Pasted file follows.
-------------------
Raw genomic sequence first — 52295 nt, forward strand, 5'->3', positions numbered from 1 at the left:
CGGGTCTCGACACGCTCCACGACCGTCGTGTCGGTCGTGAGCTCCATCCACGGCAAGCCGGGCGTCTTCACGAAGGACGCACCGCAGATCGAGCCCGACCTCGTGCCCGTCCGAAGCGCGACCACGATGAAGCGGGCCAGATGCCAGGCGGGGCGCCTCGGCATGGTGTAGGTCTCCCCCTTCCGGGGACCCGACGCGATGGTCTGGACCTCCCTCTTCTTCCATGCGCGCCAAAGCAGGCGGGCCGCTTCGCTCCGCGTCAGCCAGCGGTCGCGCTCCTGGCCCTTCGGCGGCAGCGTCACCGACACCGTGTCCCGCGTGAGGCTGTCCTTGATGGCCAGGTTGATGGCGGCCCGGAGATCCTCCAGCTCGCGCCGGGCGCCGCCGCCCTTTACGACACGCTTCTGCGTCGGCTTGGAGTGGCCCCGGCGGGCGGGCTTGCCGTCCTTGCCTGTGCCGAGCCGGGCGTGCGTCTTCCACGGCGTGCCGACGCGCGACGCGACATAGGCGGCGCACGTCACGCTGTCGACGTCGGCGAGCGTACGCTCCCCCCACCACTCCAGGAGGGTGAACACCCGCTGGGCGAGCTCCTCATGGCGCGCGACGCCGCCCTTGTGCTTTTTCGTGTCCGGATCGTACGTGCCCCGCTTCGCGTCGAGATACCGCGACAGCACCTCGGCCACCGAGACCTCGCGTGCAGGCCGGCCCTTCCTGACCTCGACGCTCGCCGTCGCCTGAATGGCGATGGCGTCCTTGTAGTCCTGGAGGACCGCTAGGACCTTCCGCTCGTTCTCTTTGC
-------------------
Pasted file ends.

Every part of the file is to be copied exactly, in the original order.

Raw genomic sequence first — 52295 nt, forward strand, 5'->3', positions numbered from 1 at the left:
CGGGTCTCGACACGCTCCACGACCGTCGTGTCGGTCGTGAGCTCCATCCACGGCAAGCCGGGCGTCTTCACGAAGGACGCACCGCAGATCGAGCCCGACCTCGTGCCCGTCCGAAGCGCGACCACGATGAAGCGGGCCAGATGCCAGGCGGGGCGCCTCGGCATGGTGTAGGTCTCCCCCTTCCGGGGACCCGACGCGATGGTCTGGACCTCCCTCTTCTTCCATGCGCGCCAAAGCAGGCGGGCCGCTTCGCTCCGCGTCAGCCAGCGGTCGCGCTCCTGGCCCTTCGGCGGCAGCGTCACCGACACCGTGTCCCGCGTGAGGCTGTCCTTGATGGCCAGGTTGATGGCGGCCCGGAGATCCTCCAGCTCGCGCCGGGCGCCGCCGCCCTTTACGACACGCTTCTGCGTCGGCTTGGAGTGGCCCCGGCGGGCGGGCTTGCCGTCCTTGCCTGTGCCGAGCCGGGCGTGCGTCTTCCACGGCGTGCCGACGCGCGACGCGACATAGGCGGCGCACGTCACGCTGTCGACGTCGGCGAGCGTACGCTCCCCCCACCACTCCAGGAGGGTGAACACCCGCTGGGCGAGCTCCTCATGGCGCGCGACGCCGCCCTTGTGCTTTTTCGTGTCCGGATCGTACGTGCCCCGCTTCGCGTCGAGATACCGCGACAGCACCTCGGCCACCGAGACCTCGCGTGCAGGCCGGCCCTTCCTGACCTCGACGCTCGCCGTCGCCTGAATGGCGATGGCGTCCTTGTAGTCCTGGAGGACCGCTAGGACCTTCCGCTCGTTCTCTTTGC